The way of all things

Old farmhouse We arrived when summer was in full bloom, stepping into the garden of the old farmhouse mid-afternoon, to find it abundant and ripe with life.

Two enormous cherry trees greeted us as they swayed in the breeze, the weight of the fruit on the branches, causing them to bow and bend and sometimes snap.

A gnarled old apple tree bore deep-red apples, clustered in threes, proudly proclaiming that its productive years were not yet over.

Bees thrummed among the blossom of the hedgerows, the blackberries already reddening and growing plump. The autumn harvest would be a bumper crop, sweet with the promise of jam.

Beyond the hedgerows, the fields swayed and glistened, the wheat high and perfectly golden.

Above us, in the trees, sparrows, wrens and finches chattered and fluttered, their din a constant background noise that filled the garden from dawn to dusk.

Overhead, swallows swooped and wheeled in the summer skies, their swift acrobatics a source of amazement and wonder.

Apples on the tree We stepped into this garden and allowed all this life to wheel around us, standing in its centre as we emptied ourselves of the city, understanding how vital it is to have such moments.

When the chirp of birds and the hum of bees, replaces the drone of city traffic and the rowdy heckles of human chatter.
I watch Helena, as she dangles lazily on a swing hung from the apple tree, her mouth stained purple from gorging on succulent cherries.

Back home, hemmed in as we are by buildings and roads, and often thwarted by wind and rain, we have to manufacture our distractions and entertainments.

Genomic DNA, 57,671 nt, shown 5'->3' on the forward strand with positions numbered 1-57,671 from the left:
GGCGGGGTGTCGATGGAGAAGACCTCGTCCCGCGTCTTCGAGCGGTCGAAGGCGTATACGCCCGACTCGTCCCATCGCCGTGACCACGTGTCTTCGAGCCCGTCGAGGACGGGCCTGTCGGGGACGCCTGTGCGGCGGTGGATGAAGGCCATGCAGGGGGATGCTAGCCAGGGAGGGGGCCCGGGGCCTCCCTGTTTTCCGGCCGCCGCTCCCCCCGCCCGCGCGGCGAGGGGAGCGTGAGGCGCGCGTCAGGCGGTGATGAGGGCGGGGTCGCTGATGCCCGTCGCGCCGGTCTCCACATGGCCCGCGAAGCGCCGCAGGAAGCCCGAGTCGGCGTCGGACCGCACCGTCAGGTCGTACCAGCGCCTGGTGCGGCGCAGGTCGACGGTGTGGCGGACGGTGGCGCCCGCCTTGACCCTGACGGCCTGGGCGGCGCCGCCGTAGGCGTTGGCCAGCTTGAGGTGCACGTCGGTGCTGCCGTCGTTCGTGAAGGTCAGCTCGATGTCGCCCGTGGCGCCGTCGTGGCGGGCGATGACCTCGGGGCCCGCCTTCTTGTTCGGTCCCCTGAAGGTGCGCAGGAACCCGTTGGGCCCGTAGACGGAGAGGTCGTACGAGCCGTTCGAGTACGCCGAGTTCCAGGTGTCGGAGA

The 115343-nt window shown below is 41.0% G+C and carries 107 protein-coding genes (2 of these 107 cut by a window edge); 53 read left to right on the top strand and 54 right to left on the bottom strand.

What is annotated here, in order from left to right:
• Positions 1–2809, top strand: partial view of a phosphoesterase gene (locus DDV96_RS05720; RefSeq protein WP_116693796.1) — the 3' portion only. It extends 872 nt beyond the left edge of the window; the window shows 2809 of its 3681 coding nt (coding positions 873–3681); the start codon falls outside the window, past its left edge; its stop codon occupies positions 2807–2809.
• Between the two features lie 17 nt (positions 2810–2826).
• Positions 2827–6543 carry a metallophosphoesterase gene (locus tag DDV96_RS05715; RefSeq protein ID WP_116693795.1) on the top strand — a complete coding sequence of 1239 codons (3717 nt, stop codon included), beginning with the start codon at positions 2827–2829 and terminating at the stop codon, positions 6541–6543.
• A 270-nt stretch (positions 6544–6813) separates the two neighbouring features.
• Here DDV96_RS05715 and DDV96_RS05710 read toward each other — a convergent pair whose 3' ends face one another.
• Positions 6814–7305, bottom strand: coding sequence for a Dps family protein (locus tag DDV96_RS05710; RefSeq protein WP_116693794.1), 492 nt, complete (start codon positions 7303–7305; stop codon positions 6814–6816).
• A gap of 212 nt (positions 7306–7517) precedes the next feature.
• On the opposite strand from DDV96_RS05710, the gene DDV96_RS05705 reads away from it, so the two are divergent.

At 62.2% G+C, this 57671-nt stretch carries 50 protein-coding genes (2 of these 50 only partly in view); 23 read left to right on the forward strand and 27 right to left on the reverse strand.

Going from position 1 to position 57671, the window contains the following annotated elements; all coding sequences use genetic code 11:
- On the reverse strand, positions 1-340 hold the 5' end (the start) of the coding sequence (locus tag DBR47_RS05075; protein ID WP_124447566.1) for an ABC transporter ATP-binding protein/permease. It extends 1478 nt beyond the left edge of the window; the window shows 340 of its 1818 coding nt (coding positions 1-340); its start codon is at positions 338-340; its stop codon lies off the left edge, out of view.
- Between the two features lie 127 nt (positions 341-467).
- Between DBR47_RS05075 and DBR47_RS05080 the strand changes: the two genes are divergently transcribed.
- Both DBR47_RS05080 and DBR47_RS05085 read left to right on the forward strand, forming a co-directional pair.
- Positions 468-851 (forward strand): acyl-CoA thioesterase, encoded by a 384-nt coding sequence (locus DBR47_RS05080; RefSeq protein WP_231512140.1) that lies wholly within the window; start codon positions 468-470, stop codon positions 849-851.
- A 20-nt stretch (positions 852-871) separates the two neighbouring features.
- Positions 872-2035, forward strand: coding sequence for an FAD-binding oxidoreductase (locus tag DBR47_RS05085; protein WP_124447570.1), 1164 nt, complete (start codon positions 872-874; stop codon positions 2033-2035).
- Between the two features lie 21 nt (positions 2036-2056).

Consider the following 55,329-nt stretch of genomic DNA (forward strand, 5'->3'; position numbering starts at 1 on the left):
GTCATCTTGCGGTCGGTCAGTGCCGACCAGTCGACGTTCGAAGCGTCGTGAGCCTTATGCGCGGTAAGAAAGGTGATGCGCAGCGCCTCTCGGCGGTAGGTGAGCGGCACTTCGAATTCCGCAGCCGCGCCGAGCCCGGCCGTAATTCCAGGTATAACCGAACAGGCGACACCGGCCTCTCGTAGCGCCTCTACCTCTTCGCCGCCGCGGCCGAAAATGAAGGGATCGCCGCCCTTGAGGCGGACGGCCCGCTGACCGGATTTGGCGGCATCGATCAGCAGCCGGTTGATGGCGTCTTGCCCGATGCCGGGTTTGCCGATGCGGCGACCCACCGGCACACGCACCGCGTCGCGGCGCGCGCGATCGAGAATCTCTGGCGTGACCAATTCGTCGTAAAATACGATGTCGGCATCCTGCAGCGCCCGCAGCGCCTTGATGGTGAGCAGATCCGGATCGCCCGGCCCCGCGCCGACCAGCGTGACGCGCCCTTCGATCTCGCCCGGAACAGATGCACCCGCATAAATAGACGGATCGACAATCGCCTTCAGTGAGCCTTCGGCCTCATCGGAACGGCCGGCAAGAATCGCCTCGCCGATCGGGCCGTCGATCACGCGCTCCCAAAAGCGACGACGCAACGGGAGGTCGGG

Here a rickety swing, hung from an old tree, will provide endless hours of pleasure.

And the ease of it all is enough to make me release a sigh that becomes a laugh.

Helena looks at me, a little perplexed.

“What are you laughing at?”

“Oh, nothing.”

She doesn’t believe me and stops swinging, the question firing back at me, more insistent this time.

“What is it? What are you laughing at?”

The clownish face of a six year old cherry stained girl. I could tell her this. How it makes me smile and laugh and feel good inside. But you cannot laugh at six year old girls. The tears come free and fast if you do.

“I just never imagined perfect places such as this, actually existed” the little lie I allow myself.

Although it’s true. I had not imagined such places to exist beyond the realm of dreams or cliché.

And yet, here we are. And we have a week to drink our fill of it.


I was hanging washing on the line when I saw it.

A tiny bird lying low in the grass, not daring to move for fear of revealing itself. It kept a wary eye upon me, and I thought for a moment to leave it there like that. Not to startle it, or cause its heart to thump in its breast.

But curiosity got the better of me, and I approached it. Whispering for some reason, believing the soft lisp of my words will pacify it and make it feel secure.

It flutters over the grass, it swings spread, struggling to make progress. But it does not lift. Its wings, for some reason, unable to carry it upwards.

I scoop it up in my hands and feel the accelerated flutter of its heart. Examining the wings I can see no signs of damage. I splay each one out, gently, and see only perfection.

The tail feathers however, seem bent slightly, a slight inward twist, that may be the cause of the immobility.

It squeals a complaint, the yellow stripe outlining the beak, garish and startling, as though emphasising the complaint.

And I’m not sure what to do. Out here, in the hot sun, on the open expanse of grass it is vulnerable to the elements or the crows that fill the skies above the wheat fields. Earlier in the day I had spotted a kite hovering. Any one of them could take this helpless thing. Devour it. Think nothing of it.

I tut at myself for my sentimentality in the face of nature.

But I don’t have the heart to leave it to fate there on the grass.

I spot a leafy overgrowth at the base of a tree stump and decide to place it there. Hidden from view, in the shade. Perhaps it will stand a chance there.